It is easy to be angry. It is easy to shout at, to shut out, to punish. And in some cases, all those things are justified – needed, even. But it is so much harder to be patient, to be loving, to be forgiving. Let’s look at this chapter again: By all rights, Nineveh should be destroyed. We don’t get to learn much about what condemned Nineveh in the book of Jonah, but in Nahum (another book devoted to prophesy against Nineveh), we learn that the city “plots evil against the Lord,” that it is a “city of blood, full of lies,” and a place of “endless cruelty.” To sum up, they were bad, really bad. God sending Jonah to warn them is kind of like the divine equivalent of a parent saying “you shape up or so help me…God?” Perhaps that analogy falls apart a little, but you get the main thrust of it. Here’s the twist though: unlike most children (or at least, unlike my children), they listened. Nineveh showed repentance, and God showed mercy. The fact that God spares such a terrible people after one little act of repentance clearly rankles Jonah, who storms off in a huff to sit on a hill and see what will happen to the city, much like an older brother sick of the leeway given to a younger sibling.
God has every right to be angry at Jonah now. Jonah basically back-talks to God (complaining about God’s greatest virtues, compassion and love, in just the height of irony). Then he waits to see if God will change their mind and actually strike Nineveh down, like Jonah thinks should happen. Jonah clearly thinks he knows better than God, and is just waiting for God to get with the picture. The hubris of his thinking is just like that of a teenager, don’t you think? I, at least, remember being thirteen and just knowing that I knew better than my parents. Again, God would have every right to turn Xyr anger against Jonah. Instead, God turns this into a teaching moment with the vine. Yet again, with what must have been accompanied with a deep cosmic sigh, God is patient.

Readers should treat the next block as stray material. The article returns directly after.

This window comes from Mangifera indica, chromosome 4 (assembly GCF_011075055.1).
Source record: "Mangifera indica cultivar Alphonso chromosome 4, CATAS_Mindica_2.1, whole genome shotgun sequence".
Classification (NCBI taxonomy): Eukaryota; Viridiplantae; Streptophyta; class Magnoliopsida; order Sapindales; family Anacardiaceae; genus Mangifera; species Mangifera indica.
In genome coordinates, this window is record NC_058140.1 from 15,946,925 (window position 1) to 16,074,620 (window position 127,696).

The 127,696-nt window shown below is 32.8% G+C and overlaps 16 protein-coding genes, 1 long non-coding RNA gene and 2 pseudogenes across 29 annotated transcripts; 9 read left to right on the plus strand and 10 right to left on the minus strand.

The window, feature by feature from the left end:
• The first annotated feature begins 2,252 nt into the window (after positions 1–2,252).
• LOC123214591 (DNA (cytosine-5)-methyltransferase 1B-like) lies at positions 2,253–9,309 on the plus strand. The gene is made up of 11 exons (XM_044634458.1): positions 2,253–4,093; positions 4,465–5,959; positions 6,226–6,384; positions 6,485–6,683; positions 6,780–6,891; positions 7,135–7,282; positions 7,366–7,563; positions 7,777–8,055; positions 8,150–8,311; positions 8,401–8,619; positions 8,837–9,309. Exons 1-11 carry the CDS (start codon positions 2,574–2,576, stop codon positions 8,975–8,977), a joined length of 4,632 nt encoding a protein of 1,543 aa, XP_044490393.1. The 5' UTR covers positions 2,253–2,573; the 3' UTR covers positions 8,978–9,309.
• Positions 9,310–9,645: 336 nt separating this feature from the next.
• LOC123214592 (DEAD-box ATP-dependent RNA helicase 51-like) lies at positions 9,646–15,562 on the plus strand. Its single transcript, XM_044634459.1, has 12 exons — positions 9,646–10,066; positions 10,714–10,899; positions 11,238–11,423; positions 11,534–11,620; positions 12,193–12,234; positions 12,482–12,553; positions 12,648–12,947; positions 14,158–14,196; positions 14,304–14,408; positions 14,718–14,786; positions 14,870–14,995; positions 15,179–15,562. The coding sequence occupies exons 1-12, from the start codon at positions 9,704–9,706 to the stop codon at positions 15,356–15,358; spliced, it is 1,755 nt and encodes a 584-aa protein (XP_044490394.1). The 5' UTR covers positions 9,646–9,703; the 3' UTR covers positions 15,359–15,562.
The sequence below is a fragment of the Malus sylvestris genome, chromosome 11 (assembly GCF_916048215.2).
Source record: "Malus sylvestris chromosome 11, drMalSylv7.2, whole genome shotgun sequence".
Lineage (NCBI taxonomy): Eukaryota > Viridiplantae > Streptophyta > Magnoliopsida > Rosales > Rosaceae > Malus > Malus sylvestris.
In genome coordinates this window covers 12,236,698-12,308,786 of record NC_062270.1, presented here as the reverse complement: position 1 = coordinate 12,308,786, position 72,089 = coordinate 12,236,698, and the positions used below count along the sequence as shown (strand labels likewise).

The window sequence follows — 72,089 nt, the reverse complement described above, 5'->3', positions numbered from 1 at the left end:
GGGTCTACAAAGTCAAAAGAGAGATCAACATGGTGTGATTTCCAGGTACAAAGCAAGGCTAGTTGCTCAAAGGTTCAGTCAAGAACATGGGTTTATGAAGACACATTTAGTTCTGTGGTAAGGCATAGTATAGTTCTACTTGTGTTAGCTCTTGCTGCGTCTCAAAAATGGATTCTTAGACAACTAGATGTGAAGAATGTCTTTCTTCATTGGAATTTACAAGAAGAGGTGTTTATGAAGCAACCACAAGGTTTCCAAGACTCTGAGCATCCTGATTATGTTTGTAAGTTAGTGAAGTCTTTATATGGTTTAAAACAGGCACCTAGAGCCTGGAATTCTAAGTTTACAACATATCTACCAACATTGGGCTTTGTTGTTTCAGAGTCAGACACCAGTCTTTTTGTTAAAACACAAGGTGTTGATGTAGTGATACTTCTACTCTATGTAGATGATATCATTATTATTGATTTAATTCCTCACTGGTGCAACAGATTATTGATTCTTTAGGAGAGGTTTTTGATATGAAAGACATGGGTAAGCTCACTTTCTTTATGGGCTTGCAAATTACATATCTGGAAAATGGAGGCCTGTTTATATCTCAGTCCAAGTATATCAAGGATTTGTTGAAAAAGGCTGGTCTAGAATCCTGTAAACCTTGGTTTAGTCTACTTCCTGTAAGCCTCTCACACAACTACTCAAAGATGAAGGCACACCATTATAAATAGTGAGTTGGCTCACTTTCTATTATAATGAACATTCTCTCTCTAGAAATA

Patience is the price we must pay for Grace. Perhaps it is easier for God to be endlessly patient, tapping into endless grace, being the Almighty and all. For me, it is a daily struggle. How much easier would it be to meet harsh words with more of the same? To yell at the kids every time they make a mistake? To look out for nobody’s needs but my own? I would have the satisfaction of saying exactly what I want to say when I want to say it…but not much else. Eventually, that sort of behavior would push everyone away, and I’d be left with an empty life, devoid of love.
My NIV study notes on this chapter close out with an additional line of scripture from Ezekiel: ” ‘As surely as I live, declares the Sovereign Lord, I take no pleasure in the death of the wicked, but rather that they turn from their ways and live.’ ” We see that in Jonah, as God saves literally everyone from beginning to end: the sailors and captain; Nineveh’s people, king, and even livestock; not to mention Jonah himself. Maybe not everybody is worthy of our grace (let alone God’s) as we see fit. But what we think doesn’t matter: God gives us all that grace anyway. And if God can spare a city so full of sin and hate and murder as Nineveh, can’t we spare a little more grace for our neighbor? I think it is our duty to try.